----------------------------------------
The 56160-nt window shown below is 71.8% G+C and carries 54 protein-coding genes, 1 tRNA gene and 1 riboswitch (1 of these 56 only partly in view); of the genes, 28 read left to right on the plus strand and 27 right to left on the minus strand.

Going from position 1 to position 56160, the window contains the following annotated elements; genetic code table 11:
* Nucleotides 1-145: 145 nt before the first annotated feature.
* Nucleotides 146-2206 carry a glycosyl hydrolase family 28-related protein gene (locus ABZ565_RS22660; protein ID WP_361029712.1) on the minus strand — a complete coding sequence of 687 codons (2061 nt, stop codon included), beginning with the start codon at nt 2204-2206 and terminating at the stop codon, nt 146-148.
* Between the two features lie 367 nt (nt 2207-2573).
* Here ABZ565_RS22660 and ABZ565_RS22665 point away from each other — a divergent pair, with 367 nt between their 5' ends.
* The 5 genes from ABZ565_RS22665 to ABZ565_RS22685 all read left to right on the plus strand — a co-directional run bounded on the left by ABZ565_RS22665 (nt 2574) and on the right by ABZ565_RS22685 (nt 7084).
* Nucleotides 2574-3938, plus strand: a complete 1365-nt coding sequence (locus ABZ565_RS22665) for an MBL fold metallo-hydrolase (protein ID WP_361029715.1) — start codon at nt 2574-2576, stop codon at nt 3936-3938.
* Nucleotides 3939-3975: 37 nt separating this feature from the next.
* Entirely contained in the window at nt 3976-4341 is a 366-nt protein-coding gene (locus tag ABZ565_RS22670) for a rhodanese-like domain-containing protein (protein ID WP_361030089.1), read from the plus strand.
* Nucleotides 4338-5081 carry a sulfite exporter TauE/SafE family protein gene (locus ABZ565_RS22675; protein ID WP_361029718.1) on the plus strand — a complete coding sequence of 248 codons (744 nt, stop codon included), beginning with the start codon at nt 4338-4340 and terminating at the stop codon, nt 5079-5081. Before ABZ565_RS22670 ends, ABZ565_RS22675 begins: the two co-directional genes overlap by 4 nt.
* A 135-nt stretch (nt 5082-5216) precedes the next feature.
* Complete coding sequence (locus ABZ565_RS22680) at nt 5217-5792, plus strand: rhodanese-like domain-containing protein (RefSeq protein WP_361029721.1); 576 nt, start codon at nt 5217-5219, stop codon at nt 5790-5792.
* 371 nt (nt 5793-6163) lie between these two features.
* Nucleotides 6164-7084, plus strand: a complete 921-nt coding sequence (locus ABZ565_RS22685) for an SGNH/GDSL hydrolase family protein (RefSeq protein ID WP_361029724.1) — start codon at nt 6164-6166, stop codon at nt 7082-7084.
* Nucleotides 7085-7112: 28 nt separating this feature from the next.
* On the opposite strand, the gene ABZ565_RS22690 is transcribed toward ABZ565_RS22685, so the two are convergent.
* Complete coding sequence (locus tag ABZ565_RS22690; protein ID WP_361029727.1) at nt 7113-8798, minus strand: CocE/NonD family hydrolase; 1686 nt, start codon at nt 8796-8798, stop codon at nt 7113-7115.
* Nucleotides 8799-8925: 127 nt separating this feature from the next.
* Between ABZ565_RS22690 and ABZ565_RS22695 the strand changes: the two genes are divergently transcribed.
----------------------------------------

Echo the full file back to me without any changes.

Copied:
The 56160-nt window shown below is 71.8% G+C and carries 54 protein-coding genes, 1 tRNA gene and 1 riboswitch (1 of these 56 only partly in view); of the genes, 28 read left to right on the plus strand and 27 right to left on the minus strand.

Going from position 1 to position 56160, the window contains the following annotated elements; genetic code table 11:
* Nucleotides 1-145: 145 nt before the first annotated feature.
* Nucleotides 146-2206 carry a glycosyl hydrolase family 28-related protein gene (locus ABZ565_RS22660; protein ID WP_361029712.1) on the minus strand — a complete coding sequence of 687 codons (2061 nt, stop codon included), beginning with the start codon at nt 2204-2206 and terminating at the stop codon, nt 146-148.
* Between the two features lie 367 nt (nt 2207-2573).
* Here ABZ565_RS22660 and ABZ565_RS22665 point away from each other — a divergent pair, with 367 nt between their 5' ends.
* The 5 genes from ABZ565_RS22665 to ABZ565_RS22685 all read left to right on the plus strand — a co-directional run bounded on the left by ABZ565_RS22665 (nt 2574) and on the right by ABZ565_RS22685 (nt 7084).
* Nucleotides 2574-3938, plus strand: a complete 1365-nt coding sequence (locus ABZ565_RS22665) for an MBL fold metallo-hydrolase (protein ID WP_361029715.1) — start codon at nt 2574-2576, stop codon at nt 3936-3938.
* Nucleotides 3939-3975: 37 nt separating this feature from the next.
* Entirely contained in the window at nt 3976-4341 is a 366-nt protein-coding gene (locus tag ABZ565_RS22670) for a rhodanese-like domain-containing protein (protein ID WP_361030089.1), read from the plus strand.
* Nucleotides 4338-5081 carry a sulfite exporter TauE/SafE family protein gene (locus ABZ565_RS22675; protein ID WP_361029718.1) on the plus strand — a complete coding sequence of 248 codons (744 nt, stop codon included), beginning with the start codon at nt 4338-4340 and terminating at the stop codon, nt 5079-5081. Before ABZ565_RS22670 ends, ABZ565_RS22675 begins: the two co-directional genes overlap by 4 nt.
* A 135-nt stretch (nt 5082-5216) precedes the next feature.
* Complete coding sequence (locus ABZ565_RS22680) at nt 5217-5792, plus strand: rhodanese-like domain-containing protein (RefSeq protein WP_361029721.1); 576 nt, start codon at nt 5217-5219, stop codon at nt 5790-5792.
* 371 nt (nt 5793-6163) lie between these two features.
* Nucleotides 6164-7084, plus strand: a complete 921-nt coding sequence (locus ABZ565_RS22685) for an SGNH/GDSL hydrolase family protein (RefSeq protein ID WP_361029724.1) — start codon at nt 6164-6166, stop codon at nt 7082-7084.
* Nucleotides 7085-7112: 28 nt separating this feature from the next.
* On the opposite strand, the gene ABZ565_RS22690 is transcribed toward ABZ565_RS22685, so the two are convergent.
* Complete coding sequence (locus tag ABZ565_RS22690; protein ID WP_361029727.1) at nt 7113-8798, minus strand: CocE/NonD family hydrolase; 1686 nt, start codon at nt 8796-8798, stop codon at nt 7113-7115.
* Nucleotides 8799-8925: 127 nt separating this feature from the next.
* Between ABZ565_RS22690 and ABZ565_RS22695 the strand changes: the two genes are divergently transcribed.